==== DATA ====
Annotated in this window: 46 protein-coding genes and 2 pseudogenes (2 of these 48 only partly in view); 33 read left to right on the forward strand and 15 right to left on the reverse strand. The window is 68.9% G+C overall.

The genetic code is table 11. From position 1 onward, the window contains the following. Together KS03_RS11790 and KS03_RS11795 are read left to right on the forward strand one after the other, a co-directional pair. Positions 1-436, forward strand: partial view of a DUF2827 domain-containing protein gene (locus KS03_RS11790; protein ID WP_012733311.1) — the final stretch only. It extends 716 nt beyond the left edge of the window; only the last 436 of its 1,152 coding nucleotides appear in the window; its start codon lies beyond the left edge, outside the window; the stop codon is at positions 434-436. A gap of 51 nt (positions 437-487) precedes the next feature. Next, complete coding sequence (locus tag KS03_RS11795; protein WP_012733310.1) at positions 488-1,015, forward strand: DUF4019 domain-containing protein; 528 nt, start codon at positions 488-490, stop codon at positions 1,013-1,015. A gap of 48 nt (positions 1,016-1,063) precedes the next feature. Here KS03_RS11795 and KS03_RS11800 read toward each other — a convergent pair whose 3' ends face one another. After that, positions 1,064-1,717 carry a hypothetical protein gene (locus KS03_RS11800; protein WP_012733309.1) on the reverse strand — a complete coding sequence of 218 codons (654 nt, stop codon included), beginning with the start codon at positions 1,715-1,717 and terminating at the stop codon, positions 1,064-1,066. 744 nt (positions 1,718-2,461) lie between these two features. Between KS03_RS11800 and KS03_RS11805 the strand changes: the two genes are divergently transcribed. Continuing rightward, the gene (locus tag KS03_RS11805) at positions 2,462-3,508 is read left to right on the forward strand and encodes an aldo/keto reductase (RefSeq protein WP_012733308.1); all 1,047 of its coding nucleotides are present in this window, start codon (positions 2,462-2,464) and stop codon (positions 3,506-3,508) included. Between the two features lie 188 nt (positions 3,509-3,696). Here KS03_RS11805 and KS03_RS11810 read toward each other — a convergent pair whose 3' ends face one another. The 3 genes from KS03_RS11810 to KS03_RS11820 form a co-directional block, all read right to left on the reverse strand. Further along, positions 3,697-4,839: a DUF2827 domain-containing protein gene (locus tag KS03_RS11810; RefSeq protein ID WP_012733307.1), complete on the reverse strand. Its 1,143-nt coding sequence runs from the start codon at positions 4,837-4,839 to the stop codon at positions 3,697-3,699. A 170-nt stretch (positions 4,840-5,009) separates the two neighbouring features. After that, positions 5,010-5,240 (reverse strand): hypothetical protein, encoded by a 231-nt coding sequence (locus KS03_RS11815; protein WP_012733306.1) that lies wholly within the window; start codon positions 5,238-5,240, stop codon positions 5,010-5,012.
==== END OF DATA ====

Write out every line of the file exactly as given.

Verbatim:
Annotated in this window: 46 protein-coding genes and 2 pseudogenes (2 of these 48 only partly in view); 33 read left to right on the forward strand and 15 right to left on the reverse strand. The window is 68.9% G+C overall.

The genetic code is table 11. From position 1 onward, the window contains the following. Together KS03_RS11790 and KS03_RS11795 are read left to right on the forward strand one after the other, a co-directional pair. Positions 1-436, forward strand: partial view of a DUF2827 domain-containing protein gene (locus KS03_RS11790; protein ID WP_012733311.1) — the final stretch only. It extends 716 nt beyond the left edge of the window; only the last 436 of its 1,152 coding nucleotides appear in the window; its start codon lies beyond the left edge, outside the window; the stop codon is at positions 434-436. A gap of 51 nt (positions 437-487) precedes the next feature. Next, complete coding sequence (locus tag KS03_RS11795; protein WP_012733310.1) at positions 488-1,015, forward strand: DUF4019 domain-containing protein; 528 nt, start codon at positions 488-490, stop codon at positions 1,013-1,015. A gap of 48 nt (positions 1,016-1,063) precedes the next feature. Here KS03_RS11795 and KS03_RS11800 read toward each other — a convergent pair whose 3' ends face one another. After that, positions 1,064-1,717 carry a hypothetical protein gene (locus KS03_RS11800; protein WP_012733309.1) on the reverse strand — a complete coding sequence of 218 codons (654 nt, stop codon included), beginning with the start codon at positions 1,715-1,717 and terminating at the stop codon, positions 1,064-1,066. 744 nt (positions 1,718-2,461) lie between these two features. Between KS03_RS11800 and KS03_RS11805 the strand changes: the two genes are divergently transcribed. Continuing rightward, the gene (locus tag KS03_RS11805) at positions 2,462-3,508 is read left to right on the forward strand and encodes an aldo/keto reductase (RefSeq protein WP_012733308.1); all 1,047 of its coding nucleotides are present in this window, start codon (positions 2,462-2,464) and stop codon (positions 3,506-3,508) included. Between the two features lie 188 nt (positions 3,509-3,696). Here KS03_RS11805 and KS03_RS11810 read toward each other — a convergent pair whose 3' ends face one another. The 3 genes from KS03_RS11810 to KS03_RS11820 form a co-directional block, all read right to left on the reverse strand. Further along, positions 3,697-4,839: a DUF2827 domain-containing protein gene (locus tag KS03_RS11810; RefSeq protein ID WP_012733307.1), complete on the reverse strand. Its 1,143-nt coding sequence runs from the start codon at positions 4,837-4,839 to the stop codon at positions 3,697-3,699. A 170-nt stretch (positions 4,840-5,009) separates the two neighbouring features. After that, positions 5,010-5,240 (reverse strand): hypothetical protein, encoded by a 231-nt coding sequence (locus KS03_RS11815; protein WP_012733306.1) that lies wholly within the window; start codon positions 5,238-5,240, stop codon positions 5,010-5,012.